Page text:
Friday 23 February 2018

Gardai forced to protect 'Dr Death' after online threat

Dr Philip Nitschke (right) with Tom Curran at the euthanasia workshop in Liberty Hall, Dublin.
Dr Philip Nitschke (right) with Tom Curran at the euthanasia workshop in Liberty Hall, Dublin.

Gareth Naughton

GARDAI were forced to provide protection for a controversial doctor who supports assisted suicide, after he received a death threat before he was due to speak at a euthanasia workshop.

Dr Philip Nitschke, founder of assisted suicide advocacy group Exit International and dubbed 'Dr Death', said he received the threat on Twitter from a Cork-based user.

"It said: 'You better be wearing a bulletproof vest today'," he said.

Gardai were notified and were present at the group's workshop at Liberty Hall in Dublin on Saturday.

A previous talk given by Dr Nitschke in Dublin two years ago attracted significant opposition. However, there were no protesters outside the venue as the event got under way. One pro-life advocate who attended the open session did challenge Dr Nitschke as he was being interviewed by the media afterwards, prompting the Australian medic to walk away.

More than 40 people attended the first session of the workshop, where Dr Nitschke briefly outlined two methods of assisted suicide, including one which he claimed was undetectable.

People were then invited to a closed session – having signed a disclaimer that they would not act on what they heard.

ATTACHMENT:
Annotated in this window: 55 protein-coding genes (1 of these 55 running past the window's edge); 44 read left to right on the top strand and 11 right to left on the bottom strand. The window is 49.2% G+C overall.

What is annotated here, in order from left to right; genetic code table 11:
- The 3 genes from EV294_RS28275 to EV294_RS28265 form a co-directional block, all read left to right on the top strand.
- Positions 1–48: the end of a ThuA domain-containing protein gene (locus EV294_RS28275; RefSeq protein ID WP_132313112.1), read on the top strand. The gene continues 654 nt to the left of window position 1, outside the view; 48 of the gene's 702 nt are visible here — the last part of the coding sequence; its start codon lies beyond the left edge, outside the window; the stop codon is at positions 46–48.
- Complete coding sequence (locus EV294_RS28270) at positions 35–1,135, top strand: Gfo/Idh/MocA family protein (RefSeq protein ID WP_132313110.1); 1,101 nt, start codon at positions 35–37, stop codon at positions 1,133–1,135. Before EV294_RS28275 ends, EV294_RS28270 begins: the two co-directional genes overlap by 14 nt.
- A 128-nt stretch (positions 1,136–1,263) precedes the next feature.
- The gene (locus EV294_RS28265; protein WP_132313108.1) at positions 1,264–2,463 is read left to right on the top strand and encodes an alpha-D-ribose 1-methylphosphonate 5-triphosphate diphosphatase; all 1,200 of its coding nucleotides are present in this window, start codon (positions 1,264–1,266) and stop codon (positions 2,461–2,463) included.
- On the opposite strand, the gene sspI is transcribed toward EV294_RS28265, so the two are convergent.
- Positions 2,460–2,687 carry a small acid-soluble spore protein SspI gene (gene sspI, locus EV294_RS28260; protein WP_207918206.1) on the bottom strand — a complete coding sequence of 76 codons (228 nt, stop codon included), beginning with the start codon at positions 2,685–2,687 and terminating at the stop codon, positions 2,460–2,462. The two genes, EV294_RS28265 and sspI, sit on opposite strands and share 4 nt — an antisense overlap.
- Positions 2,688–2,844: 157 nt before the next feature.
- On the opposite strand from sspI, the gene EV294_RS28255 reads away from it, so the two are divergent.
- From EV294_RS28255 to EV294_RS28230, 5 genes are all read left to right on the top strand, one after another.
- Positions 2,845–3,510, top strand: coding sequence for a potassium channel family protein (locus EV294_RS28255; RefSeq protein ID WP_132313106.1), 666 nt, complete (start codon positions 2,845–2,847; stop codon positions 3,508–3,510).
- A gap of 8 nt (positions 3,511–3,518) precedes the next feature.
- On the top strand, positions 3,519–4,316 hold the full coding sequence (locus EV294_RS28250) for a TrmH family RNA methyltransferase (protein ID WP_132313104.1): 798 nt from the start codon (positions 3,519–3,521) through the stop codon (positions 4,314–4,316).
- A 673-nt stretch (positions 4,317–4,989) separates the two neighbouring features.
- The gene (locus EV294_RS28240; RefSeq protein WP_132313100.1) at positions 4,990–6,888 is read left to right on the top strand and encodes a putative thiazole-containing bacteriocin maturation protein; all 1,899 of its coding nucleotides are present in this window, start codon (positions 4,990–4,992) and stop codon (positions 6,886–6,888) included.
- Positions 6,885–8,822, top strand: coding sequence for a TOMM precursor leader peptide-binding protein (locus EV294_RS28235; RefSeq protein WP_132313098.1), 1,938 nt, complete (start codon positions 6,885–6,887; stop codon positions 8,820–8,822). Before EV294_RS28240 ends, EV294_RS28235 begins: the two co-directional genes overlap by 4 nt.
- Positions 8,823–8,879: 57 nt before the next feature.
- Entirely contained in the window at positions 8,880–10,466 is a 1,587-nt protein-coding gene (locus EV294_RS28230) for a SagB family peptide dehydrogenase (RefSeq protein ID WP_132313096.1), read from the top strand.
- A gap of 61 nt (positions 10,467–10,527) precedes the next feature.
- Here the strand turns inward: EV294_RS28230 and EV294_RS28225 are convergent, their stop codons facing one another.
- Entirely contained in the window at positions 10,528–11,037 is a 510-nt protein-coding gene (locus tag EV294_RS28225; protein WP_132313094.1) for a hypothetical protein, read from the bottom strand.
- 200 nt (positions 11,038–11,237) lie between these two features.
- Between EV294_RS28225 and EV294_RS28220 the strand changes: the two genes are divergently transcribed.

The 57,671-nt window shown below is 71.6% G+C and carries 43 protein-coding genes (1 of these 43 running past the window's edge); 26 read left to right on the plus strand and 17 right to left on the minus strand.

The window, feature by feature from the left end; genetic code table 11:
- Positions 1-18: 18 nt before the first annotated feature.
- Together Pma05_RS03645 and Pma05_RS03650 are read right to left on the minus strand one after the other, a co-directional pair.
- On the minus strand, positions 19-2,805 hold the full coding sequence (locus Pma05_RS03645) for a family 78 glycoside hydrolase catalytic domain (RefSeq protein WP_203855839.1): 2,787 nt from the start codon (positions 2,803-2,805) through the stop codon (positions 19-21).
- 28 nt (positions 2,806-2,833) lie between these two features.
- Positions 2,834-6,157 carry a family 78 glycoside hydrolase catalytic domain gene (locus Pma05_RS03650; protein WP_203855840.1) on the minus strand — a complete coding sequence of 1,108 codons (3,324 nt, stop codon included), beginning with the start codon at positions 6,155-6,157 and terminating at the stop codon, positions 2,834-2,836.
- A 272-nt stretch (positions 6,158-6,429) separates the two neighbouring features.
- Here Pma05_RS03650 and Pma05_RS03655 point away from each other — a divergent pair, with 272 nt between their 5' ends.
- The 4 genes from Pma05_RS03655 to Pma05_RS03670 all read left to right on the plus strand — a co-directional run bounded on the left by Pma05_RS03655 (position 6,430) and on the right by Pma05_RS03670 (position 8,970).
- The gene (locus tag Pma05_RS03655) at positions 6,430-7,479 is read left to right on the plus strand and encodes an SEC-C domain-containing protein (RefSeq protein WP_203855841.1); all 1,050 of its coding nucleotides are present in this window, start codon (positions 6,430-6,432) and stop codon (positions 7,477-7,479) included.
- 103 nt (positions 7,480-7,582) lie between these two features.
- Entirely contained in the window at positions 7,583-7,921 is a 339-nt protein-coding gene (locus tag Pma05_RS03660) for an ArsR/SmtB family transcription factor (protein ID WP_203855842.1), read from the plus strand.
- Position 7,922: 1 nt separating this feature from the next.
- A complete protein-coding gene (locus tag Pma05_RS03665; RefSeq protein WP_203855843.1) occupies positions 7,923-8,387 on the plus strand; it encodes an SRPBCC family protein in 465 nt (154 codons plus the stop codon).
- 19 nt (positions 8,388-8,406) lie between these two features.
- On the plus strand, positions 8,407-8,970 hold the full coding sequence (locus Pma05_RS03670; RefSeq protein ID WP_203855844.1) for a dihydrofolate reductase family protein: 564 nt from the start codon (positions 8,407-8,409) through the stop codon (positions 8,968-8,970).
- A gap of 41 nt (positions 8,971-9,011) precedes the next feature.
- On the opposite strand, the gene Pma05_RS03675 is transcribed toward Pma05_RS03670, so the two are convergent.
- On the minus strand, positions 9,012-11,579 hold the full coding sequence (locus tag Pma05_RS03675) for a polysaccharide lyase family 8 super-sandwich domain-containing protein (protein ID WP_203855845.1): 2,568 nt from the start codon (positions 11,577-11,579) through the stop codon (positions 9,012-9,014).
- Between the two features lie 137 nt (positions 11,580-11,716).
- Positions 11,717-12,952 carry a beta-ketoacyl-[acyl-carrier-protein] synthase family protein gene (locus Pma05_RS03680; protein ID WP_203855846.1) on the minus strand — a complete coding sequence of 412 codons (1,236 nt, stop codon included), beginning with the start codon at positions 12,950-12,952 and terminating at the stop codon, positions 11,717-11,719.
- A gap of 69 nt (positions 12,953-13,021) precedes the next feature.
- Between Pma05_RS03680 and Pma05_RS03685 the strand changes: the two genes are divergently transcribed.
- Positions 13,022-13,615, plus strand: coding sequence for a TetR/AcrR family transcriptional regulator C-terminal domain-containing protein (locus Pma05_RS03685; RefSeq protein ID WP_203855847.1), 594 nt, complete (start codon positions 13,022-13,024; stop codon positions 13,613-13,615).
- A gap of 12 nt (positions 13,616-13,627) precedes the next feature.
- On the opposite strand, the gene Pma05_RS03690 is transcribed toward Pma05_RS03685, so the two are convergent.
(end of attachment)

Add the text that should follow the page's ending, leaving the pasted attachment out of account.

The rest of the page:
Among the options he outlined was the use of nitrogen, in a method that he claimed was legal and untraceable. Dr Nitschke has a subsidiary company selling nitrogen canisters in Australia and New Zealand and he said he intends to bring the system to Ireland.

He is under investigation by the medical board in Australia over the ethics of his involvement in developing the system.

"There is nothing illegal about it," he said. "Some people really like the fact that it is legal. You don't have to run around trying to illegally import drugs."

The meeting was organised by Exit International Europe co-ordinator Tom Curran, partner of Marie Fleming, who recently lost a Supreme Court challenge to change the ban on assisted suicide.

Ms Fleming has multiple sclerosis and is physically unable to take her own life.

Mr Curran said that his partner takes great comfort from knowing the option to end her own life is available.

"Unfortunately, I have to break the law to give her that option.

"It is a comfort to her to know that she doesn't have to die painfully. The worry about how she is going to die has gone. She might die naturally, she might decide not to take that option but she has it," he said.

Irish Independent

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